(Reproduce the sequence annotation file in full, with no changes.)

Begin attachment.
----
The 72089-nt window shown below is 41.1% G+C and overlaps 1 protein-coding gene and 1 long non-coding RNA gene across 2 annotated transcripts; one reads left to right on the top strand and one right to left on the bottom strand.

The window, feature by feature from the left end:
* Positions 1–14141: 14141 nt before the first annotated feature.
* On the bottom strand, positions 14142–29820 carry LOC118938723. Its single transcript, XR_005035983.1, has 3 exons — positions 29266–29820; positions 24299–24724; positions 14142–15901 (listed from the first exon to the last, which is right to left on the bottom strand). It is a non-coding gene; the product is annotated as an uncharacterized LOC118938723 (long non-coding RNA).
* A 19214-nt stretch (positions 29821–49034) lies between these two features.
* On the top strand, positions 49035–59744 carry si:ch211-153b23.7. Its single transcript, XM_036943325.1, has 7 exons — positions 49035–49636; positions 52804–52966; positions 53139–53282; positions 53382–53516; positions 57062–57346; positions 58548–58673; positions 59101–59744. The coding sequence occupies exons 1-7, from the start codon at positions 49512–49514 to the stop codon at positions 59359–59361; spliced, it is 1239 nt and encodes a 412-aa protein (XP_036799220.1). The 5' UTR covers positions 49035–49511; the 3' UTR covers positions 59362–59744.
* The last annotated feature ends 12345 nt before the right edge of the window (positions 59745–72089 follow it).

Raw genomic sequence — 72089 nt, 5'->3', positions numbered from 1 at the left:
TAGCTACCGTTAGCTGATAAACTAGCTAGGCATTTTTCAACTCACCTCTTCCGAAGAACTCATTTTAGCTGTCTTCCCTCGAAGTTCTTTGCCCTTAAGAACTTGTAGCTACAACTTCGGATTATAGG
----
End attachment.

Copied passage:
The 72089-nt window shown below is 41.1% G+C and overlaps 1 protein-coding gene and 1 long non-coding RNA gene across 2 annotated transcripts; one reads left to right on the top strand and one right to left on the bottom strand.

The window, feature by feature from the left end:
* Positions 1–14141: 14141 nt before the first annotated feature.
* On the bottom strand, positions 14142–29820 carry LOC118938723. Its single transcript, XR_005035983.1, has 3 exons — positions 29266–29820; positions 24299–24724; positions 14142–15901 (listed from the first exon to the last, which is right to left on the bottom strand). It is a non-coding gene; the product is annotated as an uncharacterized LOC118938723 (long non-coding RNA).
* A 19214-nt stretch (positions 29821–49034) lies between these two features.
* On the top strand, positions 49035–59744 carry si:ch211-153b23.7. Its single transcript, XM_036943325.1, has 7 exons — positions 49035–49636; positions 52804–52966; positions 53139–53282; positions 53382–53516; positions 57062–57346; positions 58548–58673; positions 59101–59744. The coding sequence occupies exons 1-7, from the start codon at positions 49512–49514 to the stop codon at positions 59359–59361; spliced, it is 1239 nt and encodes a 412-aa protein (XP_036799220.1). The 5' UTR covers positions 49035–49511; the 3' UTR covers positions 59362–59744.
* The last annotated feature ends 12345 nt before the right edge of the window (positions 59745–72089 follow it).

Raw genomic sequence — 72089 nt, 5'->3', positions numbered from 1 at the left:
TAGCTACCGTTAGCTGATAAACTAGCTAGGCATTTTTCAACTCACCTCTTCCGAAGAACTCATTTTAGCTGTCTTCCCTCGAAGTTCTTTGCCCTTAAGAACTTGTAGCTACAACTTCGGATTATAGG